Source: Investor Presentation
This breakdown of BMO's Canadian residential mortgage portfolio shows that it is pretty well diversified geographically. Housing prices have risen drastically in part of Canada, but with 57% of the mortgages being insured, and a high LTV ratio, this shouldn't be too alarming. Generally speaking, the Canadian housing market is more conservative and less prone to the issues seen in America with regards to defaults.
Source: RY Investor Presentation
BMO has moved into the ranks of investment banks looking to grow their AUM by launching SmartFolio, a robo-advisor. This essentially targets the growing trend among younger investors to establish a hands-off, low fee approach to investing. An automated system is used to create portfolios and automatically adjusts it based on age, risk tolerance and other factors. This can be cannibalistic to other services provided by the bank. However, BMO has their own ETFs that SmartFolio can use, which will give them fees on both ends. This follows their main focus, which is growing their technology platforms and leveraging them for growth.
Their acquisition of GE Capital's (NYSE:GE) Transportation Finance division late last year represents further expansion in their commercial banking segment and geographic diversification into the United States. This division is the largest financier to the commercial truck and trailer segment in North America, and is well diversified both geographically, and by type of loan. Bolt-on acquisitions like this one will continue to drive growth for the bank going forward.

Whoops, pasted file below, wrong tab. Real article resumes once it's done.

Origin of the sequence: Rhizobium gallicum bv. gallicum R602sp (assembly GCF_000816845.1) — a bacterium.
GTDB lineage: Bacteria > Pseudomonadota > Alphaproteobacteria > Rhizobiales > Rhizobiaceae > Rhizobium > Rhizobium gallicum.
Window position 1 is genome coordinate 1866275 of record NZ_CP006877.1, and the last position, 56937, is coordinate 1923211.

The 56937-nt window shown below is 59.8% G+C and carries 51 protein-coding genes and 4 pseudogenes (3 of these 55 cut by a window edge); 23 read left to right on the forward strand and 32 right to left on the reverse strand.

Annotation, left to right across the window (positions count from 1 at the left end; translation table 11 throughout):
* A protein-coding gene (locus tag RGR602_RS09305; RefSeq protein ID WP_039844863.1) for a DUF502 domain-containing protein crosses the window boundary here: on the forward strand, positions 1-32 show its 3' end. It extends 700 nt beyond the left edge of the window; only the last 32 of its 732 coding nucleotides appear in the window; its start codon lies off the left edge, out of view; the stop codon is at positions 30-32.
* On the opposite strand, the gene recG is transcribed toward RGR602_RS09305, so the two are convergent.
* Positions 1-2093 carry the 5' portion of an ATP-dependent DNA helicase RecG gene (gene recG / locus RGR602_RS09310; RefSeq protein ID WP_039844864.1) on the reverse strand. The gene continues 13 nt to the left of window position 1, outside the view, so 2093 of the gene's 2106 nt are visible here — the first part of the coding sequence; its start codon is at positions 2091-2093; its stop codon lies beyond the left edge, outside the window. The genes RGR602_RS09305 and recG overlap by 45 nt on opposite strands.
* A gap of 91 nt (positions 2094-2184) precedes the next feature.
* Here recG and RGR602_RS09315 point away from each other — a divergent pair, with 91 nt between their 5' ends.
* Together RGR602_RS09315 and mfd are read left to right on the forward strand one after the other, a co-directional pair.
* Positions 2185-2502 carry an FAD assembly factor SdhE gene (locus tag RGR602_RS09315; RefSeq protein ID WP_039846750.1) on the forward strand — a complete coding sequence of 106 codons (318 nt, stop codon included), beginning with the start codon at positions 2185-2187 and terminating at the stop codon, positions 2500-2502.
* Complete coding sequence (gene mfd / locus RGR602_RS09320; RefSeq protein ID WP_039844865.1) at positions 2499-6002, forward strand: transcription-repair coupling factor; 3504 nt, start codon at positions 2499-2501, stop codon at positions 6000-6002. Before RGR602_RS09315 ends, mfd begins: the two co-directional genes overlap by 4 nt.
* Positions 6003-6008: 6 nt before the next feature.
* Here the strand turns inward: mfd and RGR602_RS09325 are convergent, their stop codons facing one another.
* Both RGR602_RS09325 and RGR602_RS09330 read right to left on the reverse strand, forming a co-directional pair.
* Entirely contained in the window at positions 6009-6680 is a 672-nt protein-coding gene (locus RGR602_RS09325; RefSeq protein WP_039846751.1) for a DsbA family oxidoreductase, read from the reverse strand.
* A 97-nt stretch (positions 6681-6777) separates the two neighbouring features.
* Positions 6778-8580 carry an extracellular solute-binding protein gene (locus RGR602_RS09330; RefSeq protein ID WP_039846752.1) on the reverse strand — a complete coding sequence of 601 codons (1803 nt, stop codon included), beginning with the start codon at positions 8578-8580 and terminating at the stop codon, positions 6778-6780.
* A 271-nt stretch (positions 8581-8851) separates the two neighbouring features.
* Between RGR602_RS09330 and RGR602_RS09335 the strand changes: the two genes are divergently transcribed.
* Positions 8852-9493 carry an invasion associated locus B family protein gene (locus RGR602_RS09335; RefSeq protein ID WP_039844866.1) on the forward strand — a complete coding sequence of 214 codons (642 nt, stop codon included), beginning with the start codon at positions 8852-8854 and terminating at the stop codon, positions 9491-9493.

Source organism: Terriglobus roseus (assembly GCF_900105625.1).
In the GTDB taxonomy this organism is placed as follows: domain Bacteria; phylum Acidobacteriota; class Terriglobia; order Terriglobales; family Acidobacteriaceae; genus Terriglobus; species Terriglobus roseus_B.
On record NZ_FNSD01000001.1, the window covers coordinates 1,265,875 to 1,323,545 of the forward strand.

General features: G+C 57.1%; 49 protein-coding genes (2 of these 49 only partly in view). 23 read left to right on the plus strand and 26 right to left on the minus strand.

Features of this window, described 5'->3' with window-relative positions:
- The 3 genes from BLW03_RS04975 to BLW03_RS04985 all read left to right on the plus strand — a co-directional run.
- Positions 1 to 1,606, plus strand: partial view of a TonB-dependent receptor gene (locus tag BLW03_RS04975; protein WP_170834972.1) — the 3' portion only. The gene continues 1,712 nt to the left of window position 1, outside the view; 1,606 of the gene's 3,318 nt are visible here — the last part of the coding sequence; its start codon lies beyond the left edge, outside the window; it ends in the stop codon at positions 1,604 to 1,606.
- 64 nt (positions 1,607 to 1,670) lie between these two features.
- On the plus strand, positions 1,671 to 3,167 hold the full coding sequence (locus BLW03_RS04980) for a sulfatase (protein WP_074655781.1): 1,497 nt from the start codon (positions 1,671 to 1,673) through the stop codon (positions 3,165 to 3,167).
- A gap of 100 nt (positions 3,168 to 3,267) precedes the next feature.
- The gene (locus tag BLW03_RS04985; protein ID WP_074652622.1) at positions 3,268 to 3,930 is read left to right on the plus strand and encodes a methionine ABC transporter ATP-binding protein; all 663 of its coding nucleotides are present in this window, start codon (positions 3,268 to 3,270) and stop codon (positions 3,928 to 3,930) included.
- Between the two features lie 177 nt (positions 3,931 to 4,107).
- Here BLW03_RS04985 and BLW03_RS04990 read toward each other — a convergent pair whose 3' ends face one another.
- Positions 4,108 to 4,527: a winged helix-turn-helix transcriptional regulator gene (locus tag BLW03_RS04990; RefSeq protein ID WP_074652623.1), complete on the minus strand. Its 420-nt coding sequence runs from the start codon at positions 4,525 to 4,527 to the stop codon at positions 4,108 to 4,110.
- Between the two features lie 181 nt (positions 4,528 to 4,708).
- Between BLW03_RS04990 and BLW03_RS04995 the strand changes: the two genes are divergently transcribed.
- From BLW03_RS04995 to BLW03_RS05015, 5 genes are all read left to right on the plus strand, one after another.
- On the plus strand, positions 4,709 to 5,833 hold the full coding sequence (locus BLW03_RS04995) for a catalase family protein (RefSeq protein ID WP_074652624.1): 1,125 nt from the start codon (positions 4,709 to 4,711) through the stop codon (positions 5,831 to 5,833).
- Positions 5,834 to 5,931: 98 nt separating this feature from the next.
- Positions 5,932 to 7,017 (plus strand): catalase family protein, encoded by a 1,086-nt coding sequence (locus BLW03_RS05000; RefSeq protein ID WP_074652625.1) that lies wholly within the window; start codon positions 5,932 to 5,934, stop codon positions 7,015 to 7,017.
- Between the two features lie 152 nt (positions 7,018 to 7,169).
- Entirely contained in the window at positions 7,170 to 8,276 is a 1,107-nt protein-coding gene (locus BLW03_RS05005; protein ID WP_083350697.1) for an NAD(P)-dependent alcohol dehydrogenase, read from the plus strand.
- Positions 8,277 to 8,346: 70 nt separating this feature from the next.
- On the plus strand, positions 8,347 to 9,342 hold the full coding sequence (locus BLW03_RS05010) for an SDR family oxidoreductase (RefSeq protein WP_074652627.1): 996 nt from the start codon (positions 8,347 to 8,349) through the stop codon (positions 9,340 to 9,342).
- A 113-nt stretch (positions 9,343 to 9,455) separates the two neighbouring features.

In their most recent quarter, BMO was able to increase loans by 6% and deposits 8% YOY. This is solid growth for a large bank like this one. They increased their EPS 4% YOY, which is about in line with historical trends. They have compounded their EPS at a 5.5% rate over the last 5 years, and analysts project ~4% for the next 5. That is a reasonable target, in my opinion, and combined with their dividend it would drive 8% shareholder total returns from a relatively conservative investment.
BMO has the lowest ROE of all 5 major Canadian banks. Return on equity is an important metric for investors, showing the company's profitability. I show multiple years here, because it gives an idea of the fact that BMO has mostly been at the bottom for some time.
Similarly to their return on equity, BMO is at the bottom in their return on assets, as well. This shows the same thing that the return on equity does, that BMO has had anemic net income growth versus both shareholder equity and their total assets.
BMO's net interest margin is in line with the rest of the banks. This metric will help drive profitability for all the banks when interest rates rise, as it represents the margin between loans and deposits.